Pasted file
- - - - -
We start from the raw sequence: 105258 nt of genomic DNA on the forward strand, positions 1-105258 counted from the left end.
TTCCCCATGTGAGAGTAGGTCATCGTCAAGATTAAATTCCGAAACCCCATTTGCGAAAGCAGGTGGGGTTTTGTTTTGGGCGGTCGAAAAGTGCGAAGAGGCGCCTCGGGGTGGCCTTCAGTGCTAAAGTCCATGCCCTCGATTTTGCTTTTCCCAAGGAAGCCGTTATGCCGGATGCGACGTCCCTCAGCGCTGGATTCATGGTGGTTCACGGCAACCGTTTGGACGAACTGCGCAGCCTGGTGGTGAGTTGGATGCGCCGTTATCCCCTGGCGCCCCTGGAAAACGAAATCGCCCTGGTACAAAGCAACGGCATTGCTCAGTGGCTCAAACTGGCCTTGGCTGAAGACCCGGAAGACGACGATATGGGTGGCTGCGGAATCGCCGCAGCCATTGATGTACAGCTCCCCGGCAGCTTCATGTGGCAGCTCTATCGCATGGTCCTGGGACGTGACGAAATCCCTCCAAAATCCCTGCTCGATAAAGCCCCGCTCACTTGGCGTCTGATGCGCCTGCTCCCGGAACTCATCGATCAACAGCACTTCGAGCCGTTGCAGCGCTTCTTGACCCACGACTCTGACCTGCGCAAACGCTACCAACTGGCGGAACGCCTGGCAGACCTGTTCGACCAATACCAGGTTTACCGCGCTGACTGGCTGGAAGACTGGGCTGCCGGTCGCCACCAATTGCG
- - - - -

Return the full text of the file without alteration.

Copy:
We start from the raw sequence: 105258 nt of genomic DNA on the forward strand, positions 1-105258 counted from the left end.
TTCCCCATGTGAGAGTAGGTCATCGTCAAGATTAAATTCCGAAACCCCATTTGCGAAAGCAGGTGGGGTTTTGTTTTGGGCGGTCGAAAAGTGCGAAGAGGCGCCTCGGGGTGGCCTTCAGTGCTAAAGTCCATGCCCTCGATTTTGCTTTTCCCAAGGAAGCCGTTATGCCGGATGCGACGTCCCTCAGCGCTGGATTCATGGTGGTTCACGGCAACCGTTTGGACGAACTGCGCAGCCTGGTGGTGAGTTGGATGCGCCGTTATCCCCTGGCGCCCCTGGAAAACGAAATCGCCCTGGTACAAAGCAACGGCATTGCTCAGTGGCTCAAACTGGCCTTGGCTGAAGACCCGGAAGACGACGATATGGGTGGCTGCGGAATCGCCGCAGCCATTGATGTACAGCTCCCCGGCAGCTTCATGTGGCAGCTCTATCGCATGGTCCTGGGACGTGACGAAATCCCTCCAAAATCCCTGCTCGATAAAGCCCCGCTCACTTGGCGTCTGATGCGCCTGCTCCCGGAACTCATCGATCAACAGCACTTCGAGCCGTTGCAGCGCTTCTTGACCCACGACTCTGACCTGCGCAAACGCTACCAACTGGCGGAACGCCTGGCAGACCTGTTCGACCAATACCAGGTTTACCGCGCTGACTGGCTGGAAGACTGGGCTGCCGGTCGCCACCAATTGCG